I felt sick inside suddenly, more than from any virus, so much more.

Why would I want to throw away this gift? Why would I go back to the way things used to be where as soon as a friend got too close, it got too hard, I’d run away? I never had to change, to grow that way. As soon as things got beyond surface level and she saw who I really was under the facade, I’d withdraw. I’d be too busy to get together, making excuses till she stopped trying and the so-called friendship starved. Died.

Oh, I’d gotten quite good at it and I though I was okay. But one day I heard someone ask, “Who, besides a family member, could you call in the middle of the night if you were in trouble or just needed to talk?” I reviewed my puddle-deep friendship list and found — no one.

Why did it matter? I could call family, right? I had a best friend growing up, the best friend a person could ever want. But life pulled us apart and I hadn’t had that kind of friend since. I did have a few sort of close friends. Wasn’t that enough?

No, not if you want to be like Jesus. Jesus opened his heart to those who opened their hearts to Him. He made himself available to those who wanted to be close and let them in. All the way in. Even Judas. When Judas approached him to kiss him as a close friend, signaling to the mob that this was the man they wanted, Jesus said, “Do what you came for, friend.” Friend? He had just predicted Judas’ betrayal around the supper table with the disciples a few hours before, with Judas sitting right there. Jesus wasn’t fooled. But He kept His heart open even then.

Jesus gave the ultimate definition of friendship when He said, “the greatest love you can have for your friends is to give your life for them.” (John 15:13). And then He proved it by dying for them and for His enemies alike. My mind can’t take it in, it’s so powerful. But I want that kind of love

Being like Jesus means I am willing to set my own life aside and be there for my friends. To see them as the treasures they are. And even to die for them if necessary.

Being like Jesus means I love wide open, from the heart. And when I do, I experience the love of God Himself. I become a channel of that love, His love ignited by my openness into a depth of compassion I’d never have otherwise. God is love, so to give myself completely to His love and to loving others, I become love. Like Him.

I asked the Lord, Please help me to be a friend like You, to go deep and stay when I want to flee. Be that friend through me and teach me Your way of friendship. One by one friends came in and when my mask fell I gritted my teeth and hung in there. While some friendships were only for a season anyway, most got deeper,  better and better. Closer and closer. Without fear of exposure, for all was known. To know and be known is the most freeing thing I’ve ever experienced.

friends girl blonde portrait

Photo by Adrianna Calvo on Pexels.com

To be in a friendship is to choose to love another person. Seems simple, doesn’t it? But what does that look like?  I believe all loving relationships have a friendship component.  I Corinthians 13, the famous Love Chapter, could be rendered using the word Friendship in place of Love…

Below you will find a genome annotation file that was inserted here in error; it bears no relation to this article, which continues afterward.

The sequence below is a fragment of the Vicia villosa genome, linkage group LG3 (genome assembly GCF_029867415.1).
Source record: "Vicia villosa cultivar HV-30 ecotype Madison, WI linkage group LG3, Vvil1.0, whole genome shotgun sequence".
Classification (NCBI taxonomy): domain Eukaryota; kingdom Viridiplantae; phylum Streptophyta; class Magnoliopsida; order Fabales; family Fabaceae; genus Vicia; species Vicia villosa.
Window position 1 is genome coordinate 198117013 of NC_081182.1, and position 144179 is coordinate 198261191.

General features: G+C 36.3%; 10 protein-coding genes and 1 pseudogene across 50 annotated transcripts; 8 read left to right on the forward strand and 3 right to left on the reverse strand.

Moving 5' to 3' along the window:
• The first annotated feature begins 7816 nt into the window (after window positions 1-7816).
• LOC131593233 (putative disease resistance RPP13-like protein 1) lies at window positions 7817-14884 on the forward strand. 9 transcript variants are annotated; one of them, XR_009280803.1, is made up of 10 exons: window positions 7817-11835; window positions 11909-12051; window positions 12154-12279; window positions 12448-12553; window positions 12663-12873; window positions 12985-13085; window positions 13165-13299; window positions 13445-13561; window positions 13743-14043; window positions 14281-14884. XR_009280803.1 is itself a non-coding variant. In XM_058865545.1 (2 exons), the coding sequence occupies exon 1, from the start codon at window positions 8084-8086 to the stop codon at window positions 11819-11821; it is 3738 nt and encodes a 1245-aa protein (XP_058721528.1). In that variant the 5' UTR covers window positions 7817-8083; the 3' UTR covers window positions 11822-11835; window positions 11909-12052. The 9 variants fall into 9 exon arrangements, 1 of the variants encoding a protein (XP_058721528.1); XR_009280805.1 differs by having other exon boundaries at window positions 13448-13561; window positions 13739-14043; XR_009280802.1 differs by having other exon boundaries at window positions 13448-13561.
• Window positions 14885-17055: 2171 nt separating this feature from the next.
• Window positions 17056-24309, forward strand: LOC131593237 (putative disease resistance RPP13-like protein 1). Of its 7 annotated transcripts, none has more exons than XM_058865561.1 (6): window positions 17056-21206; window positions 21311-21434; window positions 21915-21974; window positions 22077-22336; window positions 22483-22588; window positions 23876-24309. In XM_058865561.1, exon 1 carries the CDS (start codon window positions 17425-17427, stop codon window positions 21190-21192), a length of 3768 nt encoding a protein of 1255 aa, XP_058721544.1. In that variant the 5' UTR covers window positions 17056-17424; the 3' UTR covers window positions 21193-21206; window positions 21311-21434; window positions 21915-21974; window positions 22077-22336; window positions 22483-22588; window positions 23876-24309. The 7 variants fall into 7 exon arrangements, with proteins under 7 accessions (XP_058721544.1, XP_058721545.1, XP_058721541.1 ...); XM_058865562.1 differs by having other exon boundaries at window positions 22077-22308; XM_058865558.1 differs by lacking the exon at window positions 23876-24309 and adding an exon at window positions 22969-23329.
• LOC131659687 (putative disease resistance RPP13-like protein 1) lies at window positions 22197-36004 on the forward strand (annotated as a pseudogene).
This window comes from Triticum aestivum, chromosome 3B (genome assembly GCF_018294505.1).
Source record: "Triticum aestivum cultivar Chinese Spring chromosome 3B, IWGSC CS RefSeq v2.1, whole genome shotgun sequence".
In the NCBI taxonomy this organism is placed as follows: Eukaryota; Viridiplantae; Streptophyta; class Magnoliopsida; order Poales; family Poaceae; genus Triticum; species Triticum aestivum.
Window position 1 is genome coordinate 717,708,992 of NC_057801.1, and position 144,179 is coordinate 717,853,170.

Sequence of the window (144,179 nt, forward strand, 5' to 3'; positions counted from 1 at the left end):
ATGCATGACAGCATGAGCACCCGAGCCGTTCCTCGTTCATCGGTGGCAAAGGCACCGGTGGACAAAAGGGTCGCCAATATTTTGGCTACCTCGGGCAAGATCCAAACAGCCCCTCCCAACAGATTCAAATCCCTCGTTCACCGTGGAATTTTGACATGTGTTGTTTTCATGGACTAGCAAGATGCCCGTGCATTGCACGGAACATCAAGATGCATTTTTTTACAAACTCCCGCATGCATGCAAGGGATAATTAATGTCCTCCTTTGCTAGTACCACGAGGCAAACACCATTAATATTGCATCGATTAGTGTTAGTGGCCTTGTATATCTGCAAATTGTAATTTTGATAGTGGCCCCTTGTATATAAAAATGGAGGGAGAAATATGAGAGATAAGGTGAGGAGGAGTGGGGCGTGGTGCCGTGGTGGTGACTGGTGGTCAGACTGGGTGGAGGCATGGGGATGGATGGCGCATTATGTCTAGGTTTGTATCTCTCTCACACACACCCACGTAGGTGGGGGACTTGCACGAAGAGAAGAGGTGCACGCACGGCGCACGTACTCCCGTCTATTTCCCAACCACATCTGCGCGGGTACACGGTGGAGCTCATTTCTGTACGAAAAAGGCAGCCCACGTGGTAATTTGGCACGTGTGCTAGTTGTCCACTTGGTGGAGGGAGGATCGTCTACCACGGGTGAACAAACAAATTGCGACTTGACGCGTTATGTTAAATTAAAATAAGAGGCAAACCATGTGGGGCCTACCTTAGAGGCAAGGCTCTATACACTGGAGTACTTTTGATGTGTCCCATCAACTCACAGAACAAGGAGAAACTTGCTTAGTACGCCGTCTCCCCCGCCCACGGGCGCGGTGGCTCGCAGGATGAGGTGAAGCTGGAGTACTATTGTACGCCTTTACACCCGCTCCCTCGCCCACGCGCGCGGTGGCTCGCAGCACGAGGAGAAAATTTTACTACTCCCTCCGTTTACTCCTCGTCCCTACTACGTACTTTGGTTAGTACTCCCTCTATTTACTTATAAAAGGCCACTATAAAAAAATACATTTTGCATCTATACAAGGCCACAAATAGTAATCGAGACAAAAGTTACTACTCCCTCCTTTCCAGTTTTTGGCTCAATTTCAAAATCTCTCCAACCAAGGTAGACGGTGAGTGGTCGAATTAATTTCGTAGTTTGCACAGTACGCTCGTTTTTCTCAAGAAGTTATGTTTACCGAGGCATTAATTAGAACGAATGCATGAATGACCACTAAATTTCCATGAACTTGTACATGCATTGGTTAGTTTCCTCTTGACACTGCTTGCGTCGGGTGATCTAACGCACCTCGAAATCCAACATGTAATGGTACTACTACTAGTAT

Friendship is patient and kind; it is not jealous or conceited or proud; 
Friendship is not ill-mannered or selfish or irritable;
Friendship does not keep a record of wrongs;
Friendship is not happy with evil, but is happy with the truth.
Friendship never gives up; and its faith, hope, and patience never fail.
Friendship is eternal.

This is the kind of friend I want to be.

And I know it’s not going to be easy. Any time I open to Jesus His work always goes deeper than what I think I need. He wants to uproot old patterns and behaviors by getting at the what and why of them. What has plagued me all my life — a feeling of superiority to cover my deep inferiority around people has created walls between me and them. I can’t be the friend Jesus is to others till He takes me through the process of healing in this area, layer by layer.  He’s so kind to take it step by step, one area at a time. And to continually build from there.

This new area of work began couple of months ago, when I asked God to help me with my mouth. At times I  want to correct those around me (usually friends and family), to set them straight (“help” them) if I think what they’re saying or doing is wrong. It’s like a compulsion, and if I don’t say anything I’m inwardly judging them. They’re not as good as me or they wouldn’t do or say ______________.  I had done this basically all my life, but in the last month or so I’ve started to actually see it for the ugly habit it is. Ugh. I see at last how my words cut, dagger slashes to the heart. It hurts the ones closest to me most of all.

I’m finally sick of it. I want to be free.  For years I’ve wanted to accept everyone as the God-created beings they are. That I’m no better — or worse — than anyone else. I want to live in settled confidence coupled with realistic humility. Now, placing a trembling hand in Dad’s warm, strong hand, I’m willing to do whatever it takes. With sudden clarity I realize I only want one thing:

To love as Jesus does.

And I realized lying on my bed that Sunday afternoon — it was too late. The work I’ve longed for had already begun. I’d never be that person anymore, the one who made and threw friends away like they were disposable. I’ve got a treasure trove of close friends now and am finally becoming the friend I’d want to have. Open. Honest. Loyal. Brave.

Because it takes bravery to stay in it when it gets hard, to seek and find forgiveness. It takes courage to face what is under that cutting remark,  to submit to the training our Heavenly Dad has for us, whatever the cost.  To press past the guilt and get free of the shame. To see as He sees, and to learn how to be an overcomer here, too. Whatever it takes.